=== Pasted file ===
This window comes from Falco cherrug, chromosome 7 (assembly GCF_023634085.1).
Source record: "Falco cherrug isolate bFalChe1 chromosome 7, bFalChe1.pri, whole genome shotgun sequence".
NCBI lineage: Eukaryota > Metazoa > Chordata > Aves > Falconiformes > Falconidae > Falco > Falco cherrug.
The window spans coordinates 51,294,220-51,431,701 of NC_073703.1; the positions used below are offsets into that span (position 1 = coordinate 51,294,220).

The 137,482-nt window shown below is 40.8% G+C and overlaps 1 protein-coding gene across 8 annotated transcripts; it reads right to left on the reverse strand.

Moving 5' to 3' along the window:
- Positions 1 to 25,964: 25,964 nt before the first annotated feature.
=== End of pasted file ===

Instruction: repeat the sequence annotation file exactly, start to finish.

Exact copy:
This window comes from Falco cherrug, chromosome 7 (assembly GCF_023634085.1).
Source record: "Falco cherrug isolate bFalChe1 chromosome 7, bFalChe1.pri, whole genome shotgun sequence".
NCBI lineage: Eukaryota > Metazoa > Chordata > Aves > Falconiformes > Falconidae > Falco > Falco cherrug.
The window spans coordinates 51,294,220-51,431,701 of NC_073703.1; the positions used below are offsets into that span (position 1 = coordinate 51,294,220).

The 137,482-nt window shown below is 40.8% G+C and overlaps 1 protein-coding gene across 8 annotated transcripts; it reads right to left on the reverse strand.

Moving 5' to 3' along the window:
- Positions 1 to 25,964: 25,964 nt before the first annotated feature.